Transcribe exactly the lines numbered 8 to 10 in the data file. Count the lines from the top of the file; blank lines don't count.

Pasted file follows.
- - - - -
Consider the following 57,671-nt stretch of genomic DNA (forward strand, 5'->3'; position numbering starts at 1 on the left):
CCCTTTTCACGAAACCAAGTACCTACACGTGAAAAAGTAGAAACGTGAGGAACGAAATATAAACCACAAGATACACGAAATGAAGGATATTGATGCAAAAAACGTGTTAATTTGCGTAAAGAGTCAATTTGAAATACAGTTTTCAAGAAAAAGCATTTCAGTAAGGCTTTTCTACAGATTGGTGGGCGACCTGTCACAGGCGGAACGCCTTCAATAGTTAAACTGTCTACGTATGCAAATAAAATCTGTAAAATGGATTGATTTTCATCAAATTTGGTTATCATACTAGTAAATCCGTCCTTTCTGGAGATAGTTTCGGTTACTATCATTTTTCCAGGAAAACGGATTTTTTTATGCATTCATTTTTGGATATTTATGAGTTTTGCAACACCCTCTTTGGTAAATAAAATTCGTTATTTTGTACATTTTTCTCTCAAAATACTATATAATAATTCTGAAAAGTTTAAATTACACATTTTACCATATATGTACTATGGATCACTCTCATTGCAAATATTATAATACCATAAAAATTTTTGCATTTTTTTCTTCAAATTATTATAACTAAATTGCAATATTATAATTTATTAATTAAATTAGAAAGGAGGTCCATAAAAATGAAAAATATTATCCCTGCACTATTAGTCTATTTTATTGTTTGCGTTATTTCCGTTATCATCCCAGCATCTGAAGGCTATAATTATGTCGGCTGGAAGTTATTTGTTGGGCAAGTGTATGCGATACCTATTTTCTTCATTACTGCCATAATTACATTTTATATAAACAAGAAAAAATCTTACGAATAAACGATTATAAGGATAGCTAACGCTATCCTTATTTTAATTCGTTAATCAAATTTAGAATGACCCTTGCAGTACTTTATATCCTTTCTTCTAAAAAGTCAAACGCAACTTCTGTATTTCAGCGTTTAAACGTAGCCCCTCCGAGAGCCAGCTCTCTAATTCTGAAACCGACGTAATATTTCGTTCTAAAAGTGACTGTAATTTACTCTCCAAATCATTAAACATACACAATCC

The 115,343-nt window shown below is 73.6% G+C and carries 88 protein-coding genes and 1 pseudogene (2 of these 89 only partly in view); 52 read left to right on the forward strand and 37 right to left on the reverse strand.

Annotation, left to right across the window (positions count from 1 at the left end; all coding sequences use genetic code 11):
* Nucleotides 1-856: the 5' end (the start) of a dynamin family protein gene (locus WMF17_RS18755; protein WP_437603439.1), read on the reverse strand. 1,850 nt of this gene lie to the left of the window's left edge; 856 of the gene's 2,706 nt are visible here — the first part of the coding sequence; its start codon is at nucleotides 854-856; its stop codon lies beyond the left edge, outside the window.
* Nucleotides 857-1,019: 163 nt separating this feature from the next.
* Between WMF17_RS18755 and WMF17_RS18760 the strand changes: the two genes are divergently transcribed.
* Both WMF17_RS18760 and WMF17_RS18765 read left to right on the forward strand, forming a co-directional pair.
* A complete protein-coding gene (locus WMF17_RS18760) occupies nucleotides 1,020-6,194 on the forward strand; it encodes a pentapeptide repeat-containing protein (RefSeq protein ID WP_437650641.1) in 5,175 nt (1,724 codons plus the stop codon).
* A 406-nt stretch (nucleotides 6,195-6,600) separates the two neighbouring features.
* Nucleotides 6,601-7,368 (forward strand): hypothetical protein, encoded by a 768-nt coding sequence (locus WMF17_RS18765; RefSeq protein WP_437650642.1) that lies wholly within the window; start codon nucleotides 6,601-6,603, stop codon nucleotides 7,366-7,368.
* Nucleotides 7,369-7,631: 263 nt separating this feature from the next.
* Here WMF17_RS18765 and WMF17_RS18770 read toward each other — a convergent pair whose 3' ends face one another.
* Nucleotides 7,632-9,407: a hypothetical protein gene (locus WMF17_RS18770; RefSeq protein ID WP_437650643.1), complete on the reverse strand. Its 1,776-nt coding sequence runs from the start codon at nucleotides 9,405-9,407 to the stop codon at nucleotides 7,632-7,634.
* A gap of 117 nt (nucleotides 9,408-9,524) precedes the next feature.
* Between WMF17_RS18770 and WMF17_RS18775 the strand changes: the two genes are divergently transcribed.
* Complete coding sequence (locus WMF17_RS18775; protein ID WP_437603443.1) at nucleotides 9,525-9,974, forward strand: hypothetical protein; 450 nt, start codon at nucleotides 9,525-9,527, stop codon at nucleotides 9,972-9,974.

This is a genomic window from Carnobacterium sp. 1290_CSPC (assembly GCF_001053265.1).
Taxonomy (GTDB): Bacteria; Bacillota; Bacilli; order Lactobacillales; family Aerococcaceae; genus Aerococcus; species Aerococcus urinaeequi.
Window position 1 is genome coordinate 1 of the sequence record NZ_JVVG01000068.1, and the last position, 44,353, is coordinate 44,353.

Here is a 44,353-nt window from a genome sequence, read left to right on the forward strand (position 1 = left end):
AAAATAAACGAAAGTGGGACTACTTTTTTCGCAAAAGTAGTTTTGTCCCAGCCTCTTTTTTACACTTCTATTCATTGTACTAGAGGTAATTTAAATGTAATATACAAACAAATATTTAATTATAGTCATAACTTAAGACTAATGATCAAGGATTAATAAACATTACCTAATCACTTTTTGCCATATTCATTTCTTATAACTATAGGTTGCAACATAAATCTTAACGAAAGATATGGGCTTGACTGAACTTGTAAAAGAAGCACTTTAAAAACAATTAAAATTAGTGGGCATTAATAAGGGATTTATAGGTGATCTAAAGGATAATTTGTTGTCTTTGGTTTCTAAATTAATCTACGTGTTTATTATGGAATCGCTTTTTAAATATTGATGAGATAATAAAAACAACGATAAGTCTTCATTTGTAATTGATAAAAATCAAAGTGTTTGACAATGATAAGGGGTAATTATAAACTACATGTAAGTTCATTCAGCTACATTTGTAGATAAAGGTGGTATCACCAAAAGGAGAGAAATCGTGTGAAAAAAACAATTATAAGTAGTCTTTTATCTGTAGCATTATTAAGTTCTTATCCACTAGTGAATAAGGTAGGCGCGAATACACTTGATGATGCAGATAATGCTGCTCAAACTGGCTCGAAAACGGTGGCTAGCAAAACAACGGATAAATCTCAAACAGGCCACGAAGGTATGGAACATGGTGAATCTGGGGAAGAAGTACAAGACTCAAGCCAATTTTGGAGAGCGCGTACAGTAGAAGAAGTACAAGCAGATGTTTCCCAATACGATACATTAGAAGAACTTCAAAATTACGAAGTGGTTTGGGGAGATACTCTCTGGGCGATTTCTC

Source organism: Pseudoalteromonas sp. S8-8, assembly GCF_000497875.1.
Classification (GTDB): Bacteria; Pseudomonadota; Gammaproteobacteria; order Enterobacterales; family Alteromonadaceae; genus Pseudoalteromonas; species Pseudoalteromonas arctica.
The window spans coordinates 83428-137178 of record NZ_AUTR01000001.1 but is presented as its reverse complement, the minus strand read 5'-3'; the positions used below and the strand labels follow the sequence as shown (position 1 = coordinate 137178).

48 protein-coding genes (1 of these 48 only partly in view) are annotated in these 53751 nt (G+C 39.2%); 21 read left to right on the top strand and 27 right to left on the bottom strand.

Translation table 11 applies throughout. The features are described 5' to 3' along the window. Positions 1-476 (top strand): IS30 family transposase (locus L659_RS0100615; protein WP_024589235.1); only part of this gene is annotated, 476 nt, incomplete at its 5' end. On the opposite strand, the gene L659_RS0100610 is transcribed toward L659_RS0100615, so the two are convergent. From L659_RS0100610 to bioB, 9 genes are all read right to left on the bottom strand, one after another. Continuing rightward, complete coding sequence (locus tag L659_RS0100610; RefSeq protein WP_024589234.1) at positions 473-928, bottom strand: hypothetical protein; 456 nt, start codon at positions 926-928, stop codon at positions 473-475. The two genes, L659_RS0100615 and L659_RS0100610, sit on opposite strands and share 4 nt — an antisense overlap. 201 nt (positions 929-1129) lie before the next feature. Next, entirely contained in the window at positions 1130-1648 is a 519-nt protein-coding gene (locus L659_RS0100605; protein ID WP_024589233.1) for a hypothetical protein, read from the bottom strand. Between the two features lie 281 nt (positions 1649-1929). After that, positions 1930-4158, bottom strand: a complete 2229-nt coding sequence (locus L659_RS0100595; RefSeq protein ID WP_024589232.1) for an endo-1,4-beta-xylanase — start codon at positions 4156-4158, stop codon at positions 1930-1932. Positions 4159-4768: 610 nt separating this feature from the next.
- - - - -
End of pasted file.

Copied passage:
* Both WMF17_RS18760 and WMF17_RS18765 read left to right on the forward strand, forming a co-directional pair.
* A complete protein-coding gene (locus WMF17_RS18760) occupies nucleotides 1,020-6,194 on the forward strand; it encodes a pentapeptide repeat-containing protein (RefSeq protein ID WP_437650641.1) in 5,175 nt (1,724 codons plus the stop codon).
* A 406-nt stretch (nucleotides 6,195-6,600) separates the two neighbouring features.